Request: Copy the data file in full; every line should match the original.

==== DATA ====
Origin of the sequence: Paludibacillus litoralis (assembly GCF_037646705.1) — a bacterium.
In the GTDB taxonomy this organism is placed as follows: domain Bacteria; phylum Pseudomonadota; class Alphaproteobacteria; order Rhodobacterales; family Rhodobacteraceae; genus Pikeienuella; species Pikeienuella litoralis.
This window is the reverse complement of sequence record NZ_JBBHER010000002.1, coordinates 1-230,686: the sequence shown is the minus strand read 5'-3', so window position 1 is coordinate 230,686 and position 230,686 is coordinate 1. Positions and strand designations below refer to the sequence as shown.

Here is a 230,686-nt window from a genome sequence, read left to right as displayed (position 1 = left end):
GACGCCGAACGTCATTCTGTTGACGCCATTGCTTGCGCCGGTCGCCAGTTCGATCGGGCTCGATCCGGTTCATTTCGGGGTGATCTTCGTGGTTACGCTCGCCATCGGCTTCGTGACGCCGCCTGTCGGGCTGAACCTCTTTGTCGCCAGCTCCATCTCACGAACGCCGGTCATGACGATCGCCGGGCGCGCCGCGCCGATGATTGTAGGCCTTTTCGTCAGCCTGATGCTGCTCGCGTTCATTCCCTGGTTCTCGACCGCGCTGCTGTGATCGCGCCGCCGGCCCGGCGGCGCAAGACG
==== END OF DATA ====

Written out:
Origin of the sequence: Paludibacillus litoralis (assembly GCF_037646705.1) — a bacterium.
In the GTDB taxonomy this organism is placed as follows: domain Bacteria; phylum Pseudomonadota; class Alphaproteobacteria; order Rhodobacterales; family Rhodobacteraceae; genus Pikeienuella; species Pikeienuella litoralis.
This window is the reverse complement of sequence record NZ_JBBHER010000002.1, coordinates 1-230,686: the sequence shown is the minus strand read 5'-3', so window position 1 is coordinate 230,686 and position 230,686 is coordinate 1. Positions and strand designations below refer to the sequence as shown.

Here is a 230,686-nt window from a genome sequence, read left to right as displayed (position 1 = left end):
GACGCCGAACGTCATTCTGTTGACGCCATTGCTTGCGCCGGTCGCCAGTTCGATCGGGCTCGATCCGGTTCATTTCGGGGTGATCTTCGTGGTTACGCTCGCCATCGGCTTCGTGACGCCGCCTGTCGGGCTGAACCTCTTTGTCGCCAGCTCCATCTCACGAACGCCGGTCATGACGATCGCCGGGCGCGCCGCGCCGATGATTGTAGGCCTTTTCGTCAGCCTGATGCTGCTCGCGTTCATTCCCTGGTTCTCGACCGCGCTGCTGTGATCGCGCCGCCGGCCCGGCGGCGCAAGACG